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Sunday, September 25, 2016

Middle - Chess on LoC

Jupinderjit Singh

MY first visit to Uri town, the latest target of a terror attack, was some 13 years ago. I was visiting the Valley as a journalist and not a tourist. The situation was such that from Jammu to Srinagar, there was fear of a terror strike. Only two dhabas were open. At one of the dhabas, a group of soldiers nearly took away our taxi, saying they were in hot chase of militants. The taxi driver pleaded against it. Fortunately, I had an Army letter authorising my visit to the forward areas. It saved the driver for that day. 

The Brigadier at Uri was warm and welcoming. He had deputed a young Captain to look after me. “Be safe, no adventurism,”  the Brigadier cautioned me in a chilling voice and a smile that gave me goose bumps. We drove in a Jonga on the zigzag road that climbed one hill and came down the other. The Jhelum, the de facto border between India and Pakistan, criss-crossed the Valley, flowing beautifully in the deep gorge. We passed tiny hamlets and apple and apricot orchards.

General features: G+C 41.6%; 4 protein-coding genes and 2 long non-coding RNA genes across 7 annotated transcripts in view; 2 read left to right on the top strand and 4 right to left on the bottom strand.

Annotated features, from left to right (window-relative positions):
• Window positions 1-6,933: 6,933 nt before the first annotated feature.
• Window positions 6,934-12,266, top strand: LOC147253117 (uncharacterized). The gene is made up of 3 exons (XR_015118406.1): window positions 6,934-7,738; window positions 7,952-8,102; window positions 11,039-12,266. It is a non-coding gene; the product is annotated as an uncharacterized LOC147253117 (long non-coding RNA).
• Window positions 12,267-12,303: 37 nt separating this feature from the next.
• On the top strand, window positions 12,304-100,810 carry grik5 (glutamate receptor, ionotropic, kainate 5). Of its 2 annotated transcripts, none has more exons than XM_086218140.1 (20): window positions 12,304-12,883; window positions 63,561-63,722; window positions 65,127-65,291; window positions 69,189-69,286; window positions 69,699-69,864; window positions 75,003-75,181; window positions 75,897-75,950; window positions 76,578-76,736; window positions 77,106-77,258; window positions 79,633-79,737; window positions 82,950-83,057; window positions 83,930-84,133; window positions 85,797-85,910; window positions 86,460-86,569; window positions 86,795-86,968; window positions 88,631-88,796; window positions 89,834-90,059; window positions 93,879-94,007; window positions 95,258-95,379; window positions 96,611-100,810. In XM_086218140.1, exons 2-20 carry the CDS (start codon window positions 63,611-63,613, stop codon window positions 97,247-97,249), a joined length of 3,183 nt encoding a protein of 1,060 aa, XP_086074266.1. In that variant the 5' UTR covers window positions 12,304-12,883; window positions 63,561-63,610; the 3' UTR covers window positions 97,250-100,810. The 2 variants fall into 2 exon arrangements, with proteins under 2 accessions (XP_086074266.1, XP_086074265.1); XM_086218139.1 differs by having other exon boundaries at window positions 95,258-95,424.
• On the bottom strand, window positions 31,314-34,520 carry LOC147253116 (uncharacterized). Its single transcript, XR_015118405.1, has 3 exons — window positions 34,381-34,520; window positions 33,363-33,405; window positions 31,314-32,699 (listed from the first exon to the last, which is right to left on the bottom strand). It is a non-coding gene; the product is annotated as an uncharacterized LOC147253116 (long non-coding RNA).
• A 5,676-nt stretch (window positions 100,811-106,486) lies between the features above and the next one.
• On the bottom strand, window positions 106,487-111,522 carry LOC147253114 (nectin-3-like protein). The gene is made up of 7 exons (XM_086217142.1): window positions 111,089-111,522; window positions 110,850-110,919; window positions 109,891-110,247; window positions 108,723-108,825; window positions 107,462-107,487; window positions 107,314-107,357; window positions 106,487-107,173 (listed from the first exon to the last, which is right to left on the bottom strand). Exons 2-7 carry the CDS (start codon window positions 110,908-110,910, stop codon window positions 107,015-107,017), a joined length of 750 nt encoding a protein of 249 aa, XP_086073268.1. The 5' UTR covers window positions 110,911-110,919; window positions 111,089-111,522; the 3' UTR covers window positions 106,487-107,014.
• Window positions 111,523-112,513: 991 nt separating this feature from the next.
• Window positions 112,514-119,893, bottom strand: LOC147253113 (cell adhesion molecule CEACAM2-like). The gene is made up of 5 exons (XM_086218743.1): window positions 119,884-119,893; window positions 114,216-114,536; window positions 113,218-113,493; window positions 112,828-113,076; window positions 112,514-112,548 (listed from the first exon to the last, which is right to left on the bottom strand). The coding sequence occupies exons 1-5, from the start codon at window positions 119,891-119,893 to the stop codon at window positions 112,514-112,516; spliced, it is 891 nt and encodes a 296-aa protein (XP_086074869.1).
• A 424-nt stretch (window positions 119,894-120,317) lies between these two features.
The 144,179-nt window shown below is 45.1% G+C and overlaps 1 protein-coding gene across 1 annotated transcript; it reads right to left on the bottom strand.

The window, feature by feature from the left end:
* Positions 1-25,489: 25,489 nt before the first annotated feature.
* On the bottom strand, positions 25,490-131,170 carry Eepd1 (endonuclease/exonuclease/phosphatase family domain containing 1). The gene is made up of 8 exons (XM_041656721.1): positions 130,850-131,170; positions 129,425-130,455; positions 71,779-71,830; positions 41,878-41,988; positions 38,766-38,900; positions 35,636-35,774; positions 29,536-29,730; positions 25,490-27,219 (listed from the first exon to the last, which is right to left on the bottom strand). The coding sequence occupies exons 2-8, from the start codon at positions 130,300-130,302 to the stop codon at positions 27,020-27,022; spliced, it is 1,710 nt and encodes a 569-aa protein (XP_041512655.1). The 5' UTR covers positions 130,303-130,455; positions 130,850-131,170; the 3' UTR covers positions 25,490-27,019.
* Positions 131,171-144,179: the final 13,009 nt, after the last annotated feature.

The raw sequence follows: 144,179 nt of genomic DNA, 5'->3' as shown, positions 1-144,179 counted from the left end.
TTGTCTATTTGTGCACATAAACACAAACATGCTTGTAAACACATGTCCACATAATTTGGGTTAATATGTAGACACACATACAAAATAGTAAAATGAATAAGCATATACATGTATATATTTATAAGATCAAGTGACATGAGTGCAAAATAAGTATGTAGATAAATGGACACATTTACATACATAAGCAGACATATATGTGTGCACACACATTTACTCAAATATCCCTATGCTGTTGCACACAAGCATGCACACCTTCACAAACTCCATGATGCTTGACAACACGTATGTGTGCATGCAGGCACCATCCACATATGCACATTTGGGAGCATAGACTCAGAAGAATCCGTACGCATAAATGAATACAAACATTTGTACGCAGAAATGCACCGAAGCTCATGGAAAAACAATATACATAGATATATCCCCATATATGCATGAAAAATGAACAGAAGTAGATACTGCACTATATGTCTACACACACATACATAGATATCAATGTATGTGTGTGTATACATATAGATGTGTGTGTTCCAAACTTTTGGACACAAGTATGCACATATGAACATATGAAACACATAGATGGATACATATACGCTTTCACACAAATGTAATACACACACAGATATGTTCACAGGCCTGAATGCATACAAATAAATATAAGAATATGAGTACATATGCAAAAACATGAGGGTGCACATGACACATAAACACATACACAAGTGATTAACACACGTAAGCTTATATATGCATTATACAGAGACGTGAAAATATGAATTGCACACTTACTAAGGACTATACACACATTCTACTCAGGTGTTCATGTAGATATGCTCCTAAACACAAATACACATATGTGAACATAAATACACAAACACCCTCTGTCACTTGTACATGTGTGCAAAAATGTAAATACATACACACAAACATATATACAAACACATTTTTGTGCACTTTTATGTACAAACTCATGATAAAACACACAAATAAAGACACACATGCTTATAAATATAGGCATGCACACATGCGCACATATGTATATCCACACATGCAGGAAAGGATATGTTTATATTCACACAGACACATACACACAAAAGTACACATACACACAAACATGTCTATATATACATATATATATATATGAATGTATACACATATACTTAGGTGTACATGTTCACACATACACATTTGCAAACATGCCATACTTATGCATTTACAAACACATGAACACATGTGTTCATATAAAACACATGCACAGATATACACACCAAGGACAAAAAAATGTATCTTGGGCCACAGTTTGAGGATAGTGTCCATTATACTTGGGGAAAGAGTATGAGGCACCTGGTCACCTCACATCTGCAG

The destination was an advanced military camp near a village called Sultan Dhakki, a few hundred metres short of the LoC. I was thrilled to inhale the aroma of roasted meat that wafted from somewhere in the vicinity. The Captain pointed down the hill towards two large vessels, where food was being cooked by soldiers in the open in the village common ground. That would be our dinner. 

 I was delighted. But still worried about the night stay in bunkers. I needn’t have. After a few turns, we stood in front of an opening in a rocky hill. It was a khul ja sim sim experience. I could have fathomed that the Army had burrowed into the hills and created an accommodation, no less than a five-star stay. 

After bathing, we sat outside for a cup of tea and snacks. The spot was at a safe angle from the enemy behind the hills. “You will see Diwali at night as  rockets will fly,” chuckled the officer. His soldiers grinned. 

As we talked, the conversation veered around on how soldiers kept their mind off death and bullets. “I play chess,” the Captain said. “Voila! I too,”  I exclaimed. Soon, two armies were set in black and white on the chessboard. It took me no more than 10 moves to grab the rook and the queen. The officer was visibly hurt. He was losing in front of his jawans, who sat around us in a semicircle. He lost the second too, after much struggle. One last game, he said, ordering meat for both of us in a tone that expressed his anger. He won the third. 

Back in the lodge, he sipped beer and remarked: “I was flustered. It was not about losing or winning. It was about you killing my army while it had not moved from its squares. No jawan would like an officer, or for that matter a government, that lets this happen to them.”
first published in The Tribune Sept 23, 2016

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